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In this video, I'd like to talk about the Gaussian distribution which is also

called the normal distribution.

In case you're already intimately familiar with the Gaussian distribution,

it's probably okay to skip this video, but if you're not sure or

if it has been a while since you've worked with the Gaussian distribution or

normal distribution then please do watch this video all the way to the end.

And in the video after this we'll start applying the Gaussian distribution

to developing an anomaly detection algorithm.

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And then to denote a Gaussian distribution,

sometimes I'm going to write script N parentheses mu comma sigma script.

So this script N stands for normal since Gaussian and

normal they mean the thing are synonyms.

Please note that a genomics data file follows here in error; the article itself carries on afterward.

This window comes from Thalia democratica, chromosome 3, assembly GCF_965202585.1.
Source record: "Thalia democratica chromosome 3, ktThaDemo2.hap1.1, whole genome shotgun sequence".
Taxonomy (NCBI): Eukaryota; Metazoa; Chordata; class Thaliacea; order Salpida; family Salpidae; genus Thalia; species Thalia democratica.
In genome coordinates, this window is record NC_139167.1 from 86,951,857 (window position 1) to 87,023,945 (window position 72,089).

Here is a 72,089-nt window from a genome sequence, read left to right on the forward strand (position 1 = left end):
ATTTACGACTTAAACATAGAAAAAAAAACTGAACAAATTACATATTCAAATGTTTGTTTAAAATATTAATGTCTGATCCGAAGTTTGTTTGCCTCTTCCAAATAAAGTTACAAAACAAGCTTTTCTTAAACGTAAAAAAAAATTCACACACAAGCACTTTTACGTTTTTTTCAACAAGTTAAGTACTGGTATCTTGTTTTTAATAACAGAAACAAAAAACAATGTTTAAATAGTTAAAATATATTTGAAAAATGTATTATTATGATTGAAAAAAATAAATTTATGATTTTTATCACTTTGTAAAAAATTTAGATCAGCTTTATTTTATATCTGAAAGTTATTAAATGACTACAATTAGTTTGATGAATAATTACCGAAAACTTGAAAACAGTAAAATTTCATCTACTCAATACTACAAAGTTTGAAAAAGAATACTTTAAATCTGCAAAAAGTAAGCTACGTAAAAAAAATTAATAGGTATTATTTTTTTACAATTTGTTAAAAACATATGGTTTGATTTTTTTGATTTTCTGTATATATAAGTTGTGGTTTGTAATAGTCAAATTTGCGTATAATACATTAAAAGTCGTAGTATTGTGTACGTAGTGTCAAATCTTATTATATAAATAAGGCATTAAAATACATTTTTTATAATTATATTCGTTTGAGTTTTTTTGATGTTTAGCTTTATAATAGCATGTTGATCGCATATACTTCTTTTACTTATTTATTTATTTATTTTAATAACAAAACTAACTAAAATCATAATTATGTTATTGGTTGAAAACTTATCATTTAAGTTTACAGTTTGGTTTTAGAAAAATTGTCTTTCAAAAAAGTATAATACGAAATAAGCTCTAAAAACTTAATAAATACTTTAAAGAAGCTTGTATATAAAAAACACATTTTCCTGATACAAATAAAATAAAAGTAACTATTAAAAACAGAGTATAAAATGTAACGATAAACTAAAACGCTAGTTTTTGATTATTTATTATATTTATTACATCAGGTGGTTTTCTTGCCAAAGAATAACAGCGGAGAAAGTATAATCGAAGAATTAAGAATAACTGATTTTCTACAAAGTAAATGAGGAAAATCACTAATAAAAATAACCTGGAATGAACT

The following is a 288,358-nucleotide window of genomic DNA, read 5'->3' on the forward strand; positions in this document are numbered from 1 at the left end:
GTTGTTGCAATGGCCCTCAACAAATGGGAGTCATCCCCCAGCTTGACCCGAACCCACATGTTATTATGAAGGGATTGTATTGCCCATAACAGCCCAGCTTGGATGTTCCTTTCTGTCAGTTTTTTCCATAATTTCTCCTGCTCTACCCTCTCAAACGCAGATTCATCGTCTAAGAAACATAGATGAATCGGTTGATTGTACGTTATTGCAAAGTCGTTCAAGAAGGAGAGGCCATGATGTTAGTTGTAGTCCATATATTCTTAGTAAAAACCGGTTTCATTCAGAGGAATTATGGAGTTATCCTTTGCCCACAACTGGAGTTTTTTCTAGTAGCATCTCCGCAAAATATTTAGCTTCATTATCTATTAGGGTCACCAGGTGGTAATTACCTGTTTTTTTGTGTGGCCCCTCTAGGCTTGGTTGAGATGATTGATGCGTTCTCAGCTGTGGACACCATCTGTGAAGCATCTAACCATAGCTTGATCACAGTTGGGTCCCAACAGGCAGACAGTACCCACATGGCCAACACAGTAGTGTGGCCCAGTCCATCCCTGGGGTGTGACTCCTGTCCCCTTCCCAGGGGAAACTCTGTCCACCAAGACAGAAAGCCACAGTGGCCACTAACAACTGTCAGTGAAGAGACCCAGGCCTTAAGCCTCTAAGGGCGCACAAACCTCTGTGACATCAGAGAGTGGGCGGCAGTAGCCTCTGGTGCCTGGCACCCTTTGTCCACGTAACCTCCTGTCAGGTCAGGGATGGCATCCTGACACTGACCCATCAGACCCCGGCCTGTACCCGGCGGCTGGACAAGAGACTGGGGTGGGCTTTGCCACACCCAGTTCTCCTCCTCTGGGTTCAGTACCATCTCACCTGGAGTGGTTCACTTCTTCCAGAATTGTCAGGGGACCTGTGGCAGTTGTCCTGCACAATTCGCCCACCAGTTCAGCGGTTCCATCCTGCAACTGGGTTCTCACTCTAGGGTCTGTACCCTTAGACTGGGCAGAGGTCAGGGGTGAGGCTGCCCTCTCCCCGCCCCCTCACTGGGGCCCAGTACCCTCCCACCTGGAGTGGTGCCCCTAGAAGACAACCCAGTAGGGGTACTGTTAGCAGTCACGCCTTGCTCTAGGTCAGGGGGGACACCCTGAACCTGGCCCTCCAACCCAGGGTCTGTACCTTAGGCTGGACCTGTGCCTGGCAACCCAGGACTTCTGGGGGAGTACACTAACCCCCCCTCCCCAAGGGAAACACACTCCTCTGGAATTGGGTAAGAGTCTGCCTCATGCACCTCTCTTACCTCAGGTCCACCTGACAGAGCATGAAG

And the Gaussian distribution is parametarized by two parameters,

by a mean parameter which we denote mu and

a variance parameter which we denote via sigma squared.

If we plot the Gaussian distribution or Gaussian probability density.

It'll look like the bell shaped curve which you may have seen before.

And so

this bell shaped curve is paramafied by those two parameters, mu and sequel.

And the location of the center of this bell shaped curve is the mean mu.

And the width of this bell shaped curve, roughly that,

is this parameter, sigma, is also called one standard deviation,

and so this specifies the probability of x taking on different values.

So, x taking on values here in the middle here it's pretty high,

since the Gaussian density here is pretty high, whereas x taking on values further,

and further away will be diminishing in probability.

Finally just for completeness let me write out the formula for

the Gaussian distribution.

So the probability of x, and I'll sometimes write this as the p (x)

when we write this as P ( x ; mu, sigma squared), and so this denotes that

the probability of X is parameterized by the two parameters mu and sigma squared.

And the formula for the Gaussian density is this 1/ root 2 pi,

sigma e (-(x-mu/g) squared/2 sigma squared.

So there's no need to memorize this formula.